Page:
A Yiddish Poem From The Holocaust

Friday, April 25, 2014
Stan Zynoberg and CMHR Researcher-Curator Dr. Jeremy Maron with a copy of Herschel Zynoberg’s poem. Source: CMHR

This year, Sunday April 27 marks the beginning of Yom ha-Shoah—a day devoted to the memory of the Holocaust 1. As such, I would like to take this opportunity to discuss an object the Canadian Museum for Human Rights recently acquired—a Yiddish poem from the Holocaust, written on January 13, 1943 by Herschel (Harry) Zynoberg.  

Herschel was born in Radom, Poland in 1917. His family was caught up in the Holocaust after the Nazi invasion in 1939. During the Second World War, Herschel was sent to the Radom Ghetto, and then to Auschwitz, where his life was spared due to the fact that the Nazis required his skills as a tailor. After the war, Herschel ended up in a displaced persons camp in Stuttgart, Germany. He came to Canada with his wife (also a survivor) around 1947-1948, and passed away in 1999.

Un man in uniform on a horse in a street. Two persons are standing by him.

Herschel (Harry) Zynoberg working as a police officer in the displaced persons camp in Stuttgart, c. 1946-1947. Courtesy of Stan Zynoberg.

When Herschel’s son Stan rediscovered the poem in 2012, he said the thought was almost immediate—he wanted to donate it along with its English translation 2 to CMHR and approached us with the offer. We excitedly decided to accept the poem into our permanent collection, as it very clearly fits with our human rights mandate. Not only is it a unique piece of personal history directly from the Holocaust, but it exemplifies the persistence of human dignity. It embodies Herschel’s retention of his religious, cultural and linguistic identity, even in the face of the Nazis’ brutal campaign to eradicate all traces of precisely this identity.

Given that Herschel wrote this poem in the midst of his experiences during the Holocaust, one of the most compelling aspects is how it interweaves despair and hope.  Scan of an old piece of paper.

Herschel (Harry) Zynoberg’s Yiddish poem, written during the Holocaust on 13 January 1943. Source: CMHR

The poem vividly conveys the sense of hopelessness in the ghetto—“The darkness still hung over the surroundings. The sad sky still hung over the ghetto.” It describes the young and old, fathers and mothers awaiting the Angel of Death (“Malech Hamavos”). It also speaks to the threat of violence in the ghetto, describing the “white snow turn[ing] red” after hearing “a boot moving in the frosty snow.”  

Yet at the same time, there are elements of hope. First, the poem speaks to resistance and dignity. Written on the exact date of a deportation from Radom to Treblinka, Herschel exclaims, “And the brown heart’s face blazed. Victorious they faced death. Crying out triumphant3.” 

The poem also longs for the continuation of the Yiddish language, people and culture. Yiddish, a primary language of the majority of Jews killed in the Holocaust, was almost eradicated as millions of Yiddish-speakers were murdered. At the end of the poem, Herschel envisions “Our dear ancient Yiddishkeit” flourishing eternally in paradise (in “Gan Eiedn,” the Garden of Eden).

Lastly, there is a call for remembrance. Not only is the author remembering—“Yiskor. Today I remember all that I suffered”—but there is also an implicit call for the reader to remember all those targeted in the Holocaust, the “Yiddishkeit.”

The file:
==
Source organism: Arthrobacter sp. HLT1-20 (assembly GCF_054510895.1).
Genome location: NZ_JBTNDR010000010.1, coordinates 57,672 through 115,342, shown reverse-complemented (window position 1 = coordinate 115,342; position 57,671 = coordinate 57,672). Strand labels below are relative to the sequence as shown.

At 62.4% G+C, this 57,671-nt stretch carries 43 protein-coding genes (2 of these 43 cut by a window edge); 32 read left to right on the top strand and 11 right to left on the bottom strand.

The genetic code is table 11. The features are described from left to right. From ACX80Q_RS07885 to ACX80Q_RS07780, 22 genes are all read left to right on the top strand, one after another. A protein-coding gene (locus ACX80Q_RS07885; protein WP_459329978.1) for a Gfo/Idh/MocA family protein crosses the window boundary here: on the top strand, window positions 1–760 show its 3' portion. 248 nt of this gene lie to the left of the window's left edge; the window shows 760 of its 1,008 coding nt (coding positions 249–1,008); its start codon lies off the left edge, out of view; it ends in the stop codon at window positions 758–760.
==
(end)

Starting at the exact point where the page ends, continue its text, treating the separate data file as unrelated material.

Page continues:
Earlier this year, I asked Herschel’s son Stan what this poem meant to him. He replied, “To me, that poem is my father’s experience in the war. It has almost a doomsday feeling. I think he wrote that not expecting to come out of it alive.” He feels that with the poem, his father was trying to leave something behind, saying, “This is my legacy. Don’t forget.” 

And we won’t.

1. The date of Yom ha-Shoah marks the anniversary of the Warsaw Ghetto uprising according to the Jewish calendar (on the 27th of Nissan). As such, the date changes slightly each year on the more commonly used Gregorian calendar. Also, as days in the Jewish calendar begin and end at sundown, Yom ha-Shoah will also be widely recognized on April 28.


2. January 13, 1943 

The darkness still hung over the surroundings
The sad sky still hung over the ghetto
A small wind flew with the storm
And left further without any rush or fuss 

The evening left us and went on its way
A frosty early morning came in replacement
An unusual fog announced a problem
A day of pain, suffering, theft and murder

A dead stillness awaited the Malech Hamavos
The heart stopped, the blood boiling
A voice pleaded Shma Israel
That the enemy’s footsteps be destroyed 

Suddenly a scratching noise was heard
A boot was moving in the frosty snow
The father bit his lip
The mother cried out in pain

An old person sighed bitterly
A young fist bent with fury
For a third time the terrible times made us tremble
And that froze with fright

And once again the white snow turned red
And the brown heart’s face blazed
Victorious they faced death
Crying out triumphant

Not seizing the morning
Not how a day has started
Because the devil was choking me
And hurting me  

Yiskor! Today I remember all that I suffered
I see souls in silk clothes and there with the righteous in Gan Eiedn
Our dear ancient Yiddishkeit


3. As the specific date of Herschel’s deportation from the ghetto to Auschwitz is unknown, it is uncertain as to whether he wrote the poem in the ghetto or from his memory of the ghetto during his internment at Auschwitz. However, given the implicit reference to resistance and the dating, it is likely that he wrote the poem while still in the ghetto, in the midst of the preparations for resistance.

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